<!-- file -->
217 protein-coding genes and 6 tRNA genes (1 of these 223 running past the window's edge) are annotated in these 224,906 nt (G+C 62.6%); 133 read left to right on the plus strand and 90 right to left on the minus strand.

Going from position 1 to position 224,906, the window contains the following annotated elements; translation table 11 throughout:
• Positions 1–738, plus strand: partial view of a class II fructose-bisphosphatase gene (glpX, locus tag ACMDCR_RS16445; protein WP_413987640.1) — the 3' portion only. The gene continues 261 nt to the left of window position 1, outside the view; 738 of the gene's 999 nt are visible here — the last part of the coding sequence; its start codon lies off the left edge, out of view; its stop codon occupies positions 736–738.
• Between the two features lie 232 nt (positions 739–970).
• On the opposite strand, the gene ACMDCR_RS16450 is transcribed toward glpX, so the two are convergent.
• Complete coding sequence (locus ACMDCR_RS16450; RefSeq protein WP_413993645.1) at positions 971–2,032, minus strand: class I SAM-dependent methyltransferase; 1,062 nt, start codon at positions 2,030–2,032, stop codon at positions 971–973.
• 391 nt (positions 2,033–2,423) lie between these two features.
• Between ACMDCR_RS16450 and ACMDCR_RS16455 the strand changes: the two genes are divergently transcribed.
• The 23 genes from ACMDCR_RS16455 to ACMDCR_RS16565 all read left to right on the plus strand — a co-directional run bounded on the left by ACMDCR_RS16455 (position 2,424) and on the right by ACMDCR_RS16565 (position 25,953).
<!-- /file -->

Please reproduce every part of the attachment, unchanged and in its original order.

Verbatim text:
217 protein-coding genes and 6 tRNA genes (1 of these 223 running past the window's edge) are annotated in these 224,906 nt (G+C 62.6%); 133 read left to right on the plus strand and 90 right to left on the minus strand.

Going from position 1 to position 224,906, the window contains the following annotated elements; translation table 11 throughout:
• Positions 1–738, plus strand: partial view of a class II fructose-bisphosphatase gene (glpX, locus tag ACMDCR_RS16445; protein WP_413987640.1) — the 3' portion only. The gene continues 261 nt to the left of window position 1, outside the view; 738 of the gene's 999 nt are visible here — the last part of the coding sequence; its start codon lies off the left edge, out of view; its stop codon occupies positions 736–738.
• Between the two features lie 232 nt (positions 739–970).
• On the opposite strand, the gene ACMDCR_RS16450 is transcribed toward glpX, so the two are convergent.
• Complete coding sequence (locus ACMDCR_RS16450; RefSeq protein WP_413993645.1) at positions 971–2,032, minus strand: class I SAM-dependent methyltransferase; 1,062 nt, start codon at positions 2,030–2,032, stop codon at positions 971–973.
• 391 nt (positions 2,033–2,423) lie between these two features.
• Between ACMDCR_RS16450 and ACMDCR_RS16455 the strand changes: the two genes are divergently transcribed.
• The 23 genes from ACMDCR_RS16455 to ACMDCR_RS16565 all read left to right on the plus strand — a co-directional run bounded on the left by ACMDCR_RS16455 (position 2,424) and on the right by ACMDCR_RS16565 (position 25,953).